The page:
- Children and young people: all have had their main daily activities and daily purpose turned upside-down.
- Carers for the elderly or disabled: Given many vulnerable people are now self-isolating, carers now have a further burden of providing constant care, whether through physical work such as delivering food, medicine, supplies or offering online support.
- Disability: Persons with disabilities are particularly impacted by the crisis due to shortages of food, medicine, losing access to carers, the need to be isolated and are concerned that, if infected, they will not be prioritised for treatment due to staff shortages.
- Refugees, prisoners, people who are homeless and the undocumented: These individuals are particularly vulnerable to the pandemic due to lack of social support.
Consequently, we advise you to take seriously your ethical obligation not to place extra burden on your participants such that risks outweigh benefits for the participant: this may mean research will need to be paused or postponed.
- Moving to online methods: options for secure online data collection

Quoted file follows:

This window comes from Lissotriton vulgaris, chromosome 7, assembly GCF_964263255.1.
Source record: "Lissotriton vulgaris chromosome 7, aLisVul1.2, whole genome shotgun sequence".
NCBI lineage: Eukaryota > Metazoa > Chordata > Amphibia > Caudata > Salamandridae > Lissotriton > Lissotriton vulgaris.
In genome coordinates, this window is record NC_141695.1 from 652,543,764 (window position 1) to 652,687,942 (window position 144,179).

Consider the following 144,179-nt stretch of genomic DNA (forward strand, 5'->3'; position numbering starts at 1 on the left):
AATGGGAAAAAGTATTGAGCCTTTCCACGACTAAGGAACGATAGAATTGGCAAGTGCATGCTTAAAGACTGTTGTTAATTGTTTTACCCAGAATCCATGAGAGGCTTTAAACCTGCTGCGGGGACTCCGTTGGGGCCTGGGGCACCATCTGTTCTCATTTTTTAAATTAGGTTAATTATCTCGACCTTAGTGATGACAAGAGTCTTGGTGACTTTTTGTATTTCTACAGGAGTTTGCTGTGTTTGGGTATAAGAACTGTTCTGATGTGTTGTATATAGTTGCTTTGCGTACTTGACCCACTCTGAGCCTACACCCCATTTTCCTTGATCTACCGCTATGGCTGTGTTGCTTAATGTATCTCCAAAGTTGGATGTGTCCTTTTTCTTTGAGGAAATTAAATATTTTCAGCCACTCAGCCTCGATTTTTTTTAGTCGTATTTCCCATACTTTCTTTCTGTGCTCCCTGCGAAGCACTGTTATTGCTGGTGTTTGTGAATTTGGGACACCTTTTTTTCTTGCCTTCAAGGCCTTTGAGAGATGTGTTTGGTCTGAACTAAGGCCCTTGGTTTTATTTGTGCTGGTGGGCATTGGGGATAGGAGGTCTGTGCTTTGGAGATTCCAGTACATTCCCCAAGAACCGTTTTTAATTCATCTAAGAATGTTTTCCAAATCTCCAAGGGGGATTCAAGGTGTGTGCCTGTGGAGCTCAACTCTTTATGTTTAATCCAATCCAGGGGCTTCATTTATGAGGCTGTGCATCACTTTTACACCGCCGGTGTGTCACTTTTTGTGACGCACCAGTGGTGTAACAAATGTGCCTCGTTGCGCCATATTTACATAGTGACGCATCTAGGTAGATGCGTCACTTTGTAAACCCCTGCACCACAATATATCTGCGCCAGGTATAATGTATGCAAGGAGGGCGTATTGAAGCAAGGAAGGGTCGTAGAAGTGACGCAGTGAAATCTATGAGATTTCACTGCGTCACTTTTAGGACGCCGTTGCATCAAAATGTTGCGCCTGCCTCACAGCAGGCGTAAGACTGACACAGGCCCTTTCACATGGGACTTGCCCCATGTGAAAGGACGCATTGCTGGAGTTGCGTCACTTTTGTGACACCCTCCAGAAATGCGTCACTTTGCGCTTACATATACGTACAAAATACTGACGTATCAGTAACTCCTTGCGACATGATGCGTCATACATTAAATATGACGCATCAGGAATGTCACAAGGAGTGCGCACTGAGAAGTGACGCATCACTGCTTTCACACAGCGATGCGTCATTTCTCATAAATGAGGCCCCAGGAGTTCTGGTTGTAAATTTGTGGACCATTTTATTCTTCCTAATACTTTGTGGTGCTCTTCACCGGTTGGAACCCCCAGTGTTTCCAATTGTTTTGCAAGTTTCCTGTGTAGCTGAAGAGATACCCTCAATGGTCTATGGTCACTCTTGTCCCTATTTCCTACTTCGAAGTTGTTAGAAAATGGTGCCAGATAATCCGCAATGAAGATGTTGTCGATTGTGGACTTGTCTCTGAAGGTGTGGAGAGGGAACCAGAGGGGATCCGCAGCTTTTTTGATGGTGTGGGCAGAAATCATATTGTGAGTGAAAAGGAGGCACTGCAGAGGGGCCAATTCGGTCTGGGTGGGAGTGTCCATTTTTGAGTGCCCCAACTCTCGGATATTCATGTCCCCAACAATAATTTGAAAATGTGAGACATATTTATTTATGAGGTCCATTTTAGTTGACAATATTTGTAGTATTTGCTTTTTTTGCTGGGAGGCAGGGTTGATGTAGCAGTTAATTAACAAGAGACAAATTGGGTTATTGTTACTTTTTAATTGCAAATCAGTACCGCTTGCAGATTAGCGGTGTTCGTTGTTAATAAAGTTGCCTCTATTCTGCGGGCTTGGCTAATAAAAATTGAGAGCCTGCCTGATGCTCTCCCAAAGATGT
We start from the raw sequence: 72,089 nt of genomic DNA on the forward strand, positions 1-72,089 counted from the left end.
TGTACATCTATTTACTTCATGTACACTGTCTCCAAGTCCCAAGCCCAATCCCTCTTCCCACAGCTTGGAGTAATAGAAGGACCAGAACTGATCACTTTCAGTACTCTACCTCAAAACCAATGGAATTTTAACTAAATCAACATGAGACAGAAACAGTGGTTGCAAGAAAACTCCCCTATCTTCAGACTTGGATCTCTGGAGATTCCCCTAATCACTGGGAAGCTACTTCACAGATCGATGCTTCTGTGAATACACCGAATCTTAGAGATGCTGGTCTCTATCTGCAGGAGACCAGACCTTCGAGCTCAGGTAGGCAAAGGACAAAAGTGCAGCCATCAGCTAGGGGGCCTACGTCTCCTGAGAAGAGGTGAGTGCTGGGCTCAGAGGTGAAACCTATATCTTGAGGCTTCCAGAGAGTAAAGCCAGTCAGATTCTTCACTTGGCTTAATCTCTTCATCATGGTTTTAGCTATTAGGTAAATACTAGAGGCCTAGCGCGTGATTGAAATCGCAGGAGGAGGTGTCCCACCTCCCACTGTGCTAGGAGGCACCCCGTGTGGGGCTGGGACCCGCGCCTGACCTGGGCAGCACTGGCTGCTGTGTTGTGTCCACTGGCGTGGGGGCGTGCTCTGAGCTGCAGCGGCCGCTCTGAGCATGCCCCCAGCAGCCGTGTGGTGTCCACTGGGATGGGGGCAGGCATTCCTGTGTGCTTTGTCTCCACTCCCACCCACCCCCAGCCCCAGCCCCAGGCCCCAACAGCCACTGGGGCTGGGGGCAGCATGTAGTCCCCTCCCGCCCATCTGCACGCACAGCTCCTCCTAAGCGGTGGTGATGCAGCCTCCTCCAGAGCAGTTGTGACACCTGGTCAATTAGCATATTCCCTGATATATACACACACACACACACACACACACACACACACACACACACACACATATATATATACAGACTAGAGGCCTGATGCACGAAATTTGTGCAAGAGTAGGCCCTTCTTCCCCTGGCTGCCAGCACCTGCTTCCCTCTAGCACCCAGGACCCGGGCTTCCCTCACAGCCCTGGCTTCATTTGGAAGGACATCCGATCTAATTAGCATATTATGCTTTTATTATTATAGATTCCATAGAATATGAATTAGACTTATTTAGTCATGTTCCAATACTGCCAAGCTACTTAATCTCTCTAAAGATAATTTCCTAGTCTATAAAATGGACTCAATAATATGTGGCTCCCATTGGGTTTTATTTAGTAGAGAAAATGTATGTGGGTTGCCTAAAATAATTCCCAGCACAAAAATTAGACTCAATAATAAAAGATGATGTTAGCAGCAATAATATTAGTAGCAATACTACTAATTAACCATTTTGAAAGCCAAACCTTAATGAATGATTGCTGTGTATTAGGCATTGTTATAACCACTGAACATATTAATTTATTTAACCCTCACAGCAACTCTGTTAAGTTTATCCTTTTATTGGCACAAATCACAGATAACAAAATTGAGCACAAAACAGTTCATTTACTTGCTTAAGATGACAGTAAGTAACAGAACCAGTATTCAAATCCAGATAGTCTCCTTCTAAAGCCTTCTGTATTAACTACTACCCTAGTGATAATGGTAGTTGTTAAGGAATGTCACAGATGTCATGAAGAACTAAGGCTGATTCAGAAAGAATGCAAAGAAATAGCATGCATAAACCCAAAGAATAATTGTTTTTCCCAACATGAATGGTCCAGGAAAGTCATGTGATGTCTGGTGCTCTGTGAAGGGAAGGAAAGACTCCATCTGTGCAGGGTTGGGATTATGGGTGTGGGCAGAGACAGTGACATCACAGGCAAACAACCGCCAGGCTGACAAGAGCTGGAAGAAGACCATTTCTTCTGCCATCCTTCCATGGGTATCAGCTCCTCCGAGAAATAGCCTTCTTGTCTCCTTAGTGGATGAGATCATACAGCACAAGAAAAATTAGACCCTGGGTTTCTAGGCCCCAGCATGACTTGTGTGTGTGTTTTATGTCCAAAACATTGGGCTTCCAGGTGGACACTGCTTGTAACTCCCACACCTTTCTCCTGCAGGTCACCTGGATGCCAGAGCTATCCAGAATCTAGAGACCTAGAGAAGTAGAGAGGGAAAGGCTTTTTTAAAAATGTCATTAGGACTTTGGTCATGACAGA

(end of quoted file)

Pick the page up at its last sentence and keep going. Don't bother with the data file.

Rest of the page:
There are a number of different options available to effectively support research being conducted online and the following provides advice, from a UCL perspective, on various options.
When choosing the most suitable option, you should think about what option may suit your methods best, including matters regarding functionality and stability. Most importantly, online data collection must also be secure.
The following sections cover getting access to several UCL services which can help you manage your data collection in a secure way. Undoubtedly, there will also be cases which do not fit well with any of these options. To obtain advice on any security related concerns, visit the UCL Information Security Group webpages.
Changing to online methods does not mean that you cannot conduct interviews or questionnaires as there are a variety of ways this can be accomplished online. You will need to update your recruitment documentation so that it refers to the online methods instead. If your data collection is ongoing, contact your participants to advise them of the change and check they are happy to continue with the study.
Online interviews or focus groups
This can be done via telephone, or Microsoft Teams (which does allow for non-UCL users to be added), or by using platforms such as Skype, WhatsApp or Google Hangouts which all have end to end encryption. However, UCL’s preference is that you use Microsoft Teams. If you are intending to record the interviews, e.g. via Teams, you must consider how this will be done securely and that the data should remain either within the UK or the EAA.